It’s been more than 10 years since my last visit to this house on the slopes of the Jenin refugee camp. The children have grown up; some have become prisoners. Their mother, who was also in prison for a time, is still suffering from a brain tumor.
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The house, wrecked by a missile fired at it by an Israeli Apache helicopter in 2002, has been rebuilt. The birds in the cage are chirping once more. And the father of the family, Sheikh Jamal Abu al-Haija, formerly the head of Hamas in the camp, is still, of course, incarcerated in an Israeli prison. Having served 12 years of a sentence of nine life terms, he has some way to go along the path to freedom.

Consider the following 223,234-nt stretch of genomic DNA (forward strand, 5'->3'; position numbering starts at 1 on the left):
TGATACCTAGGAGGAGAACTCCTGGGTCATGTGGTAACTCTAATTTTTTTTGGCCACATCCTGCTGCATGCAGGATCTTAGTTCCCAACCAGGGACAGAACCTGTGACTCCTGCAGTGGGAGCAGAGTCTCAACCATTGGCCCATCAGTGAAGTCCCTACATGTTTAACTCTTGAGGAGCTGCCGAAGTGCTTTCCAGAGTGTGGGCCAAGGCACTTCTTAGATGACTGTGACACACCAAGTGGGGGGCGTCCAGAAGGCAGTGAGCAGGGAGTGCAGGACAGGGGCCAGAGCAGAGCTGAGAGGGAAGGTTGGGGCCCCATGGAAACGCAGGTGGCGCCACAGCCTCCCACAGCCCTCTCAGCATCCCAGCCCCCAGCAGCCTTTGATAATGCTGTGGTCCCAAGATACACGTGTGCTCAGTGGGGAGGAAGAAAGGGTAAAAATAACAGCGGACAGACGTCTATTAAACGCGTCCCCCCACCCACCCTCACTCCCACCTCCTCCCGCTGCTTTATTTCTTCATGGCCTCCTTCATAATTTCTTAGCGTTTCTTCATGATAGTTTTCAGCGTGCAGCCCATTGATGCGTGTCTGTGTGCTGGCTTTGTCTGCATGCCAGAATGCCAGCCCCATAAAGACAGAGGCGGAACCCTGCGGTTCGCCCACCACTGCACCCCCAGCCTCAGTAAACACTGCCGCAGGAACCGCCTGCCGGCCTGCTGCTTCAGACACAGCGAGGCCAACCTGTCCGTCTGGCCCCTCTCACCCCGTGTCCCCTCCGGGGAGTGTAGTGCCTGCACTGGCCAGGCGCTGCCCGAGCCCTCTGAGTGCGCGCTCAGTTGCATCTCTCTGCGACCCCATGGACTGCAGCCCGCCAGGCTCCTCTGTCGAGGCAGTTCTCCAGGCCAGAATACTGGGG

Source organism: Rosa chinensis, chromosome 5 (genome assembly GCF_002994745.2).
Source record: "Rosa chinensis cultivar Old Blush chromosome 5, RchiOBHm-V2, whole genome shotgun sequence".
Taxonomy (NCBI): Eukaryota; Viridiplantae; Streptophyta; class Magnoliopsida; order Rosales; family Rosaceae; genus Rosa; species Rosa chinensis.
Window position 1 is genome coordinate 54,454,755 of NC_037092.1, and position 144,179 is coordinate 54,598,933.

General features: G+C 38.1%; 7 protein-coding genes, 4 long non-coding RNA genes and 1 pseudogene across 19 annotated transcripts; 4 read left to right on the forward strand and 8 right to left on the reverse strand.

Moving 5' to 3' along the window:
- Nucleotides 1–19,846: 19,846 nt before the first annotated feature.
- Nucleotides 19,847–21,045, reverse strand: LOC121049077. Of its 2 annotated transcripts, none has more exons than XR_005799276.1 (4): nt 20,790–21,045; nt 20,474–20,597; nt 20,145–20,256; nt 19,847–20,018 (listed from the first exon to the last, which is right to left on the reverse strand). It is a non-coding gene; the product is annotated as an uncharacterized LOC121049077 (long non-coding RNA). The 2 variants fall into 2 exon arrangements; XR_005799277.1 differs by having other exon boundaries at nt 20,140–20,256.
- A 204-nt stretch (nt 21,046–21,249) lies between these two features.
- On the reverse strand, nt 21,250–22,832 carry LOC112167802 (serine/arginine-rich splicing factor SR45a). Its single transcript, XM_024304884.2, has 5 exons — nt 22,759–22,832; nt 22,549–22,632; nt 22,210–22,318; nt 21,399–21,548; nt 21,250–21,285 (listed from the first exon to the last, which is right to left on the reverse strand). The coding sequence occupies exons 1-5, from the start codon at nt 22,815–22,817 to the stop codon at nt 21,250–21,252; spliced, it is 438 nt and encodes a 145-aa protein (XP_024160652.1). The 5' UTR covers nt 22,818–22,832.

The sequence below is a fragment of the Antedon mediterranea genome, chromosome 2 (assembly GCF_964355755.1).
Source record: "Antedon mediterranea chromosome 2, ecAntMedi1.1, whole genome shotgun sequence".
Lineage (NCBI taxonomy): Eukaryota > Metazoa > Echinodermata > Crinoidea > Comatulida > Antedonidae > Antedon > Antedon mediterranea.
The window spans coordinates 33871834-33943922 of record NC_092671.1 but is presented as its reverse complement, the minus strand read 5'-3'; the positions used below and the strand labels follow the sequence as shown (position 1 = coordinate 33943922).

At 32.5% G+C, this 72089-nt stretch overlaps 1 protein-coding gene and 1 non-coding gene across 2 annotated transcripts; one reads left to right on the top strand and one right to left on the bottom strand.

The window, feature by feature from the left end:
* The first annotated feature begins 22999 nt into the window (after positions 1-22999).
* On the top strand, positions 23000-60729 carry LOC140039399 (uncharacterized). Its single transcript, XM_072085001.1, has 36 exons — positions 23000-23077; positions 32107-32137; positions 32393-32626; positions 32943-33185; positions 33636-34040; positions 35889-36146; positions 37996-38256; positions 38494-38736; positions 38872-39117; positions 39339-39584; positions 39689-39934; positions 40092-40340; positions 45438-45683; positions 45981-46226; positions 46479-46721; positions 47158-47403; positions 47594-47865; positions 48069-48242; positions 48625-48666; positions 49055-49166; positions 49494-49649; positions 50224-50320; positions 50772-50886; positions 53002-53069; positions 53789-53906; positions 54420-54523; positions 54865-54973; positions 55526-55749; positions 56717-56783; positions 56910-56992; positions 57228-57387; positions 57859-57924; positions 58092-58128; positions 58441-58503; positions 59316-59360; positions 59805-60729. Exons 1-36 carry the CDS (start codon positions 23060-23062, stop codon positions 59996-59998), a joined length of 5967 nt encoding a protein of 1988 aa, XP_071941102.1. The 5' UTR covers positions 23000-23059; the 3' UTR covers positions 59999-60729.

In June 2003, when I first visited this house, five of the family's six children were facing their fate alone. Their father had been convicted of involvement in a 2002 terror attack in which nine people were killed. The eldest son, Abed, had been sentenced to 87 months in prison for his military activity in Hamas. And the mother, Asmaa, was placed in administrative detention (arrest without trial). She spent nine months in prison, all the while suffering from a brain tumor; she was not given the right even to phone her children, who remained alone at home. “Children of Hamas, but still children,” I wrote at the time.
Ten years later, Asmaa’s condition has not improved, though she has had two operations. Abed is back in jail, awaiting another trial. Amad, one of his younger brothers, was arrested a month ago. Assam is wanted by the Palestinian Authority, and Hamzi, who was 11 when I was here last, and is now learning the hair-styling trade, is wanted by Israel.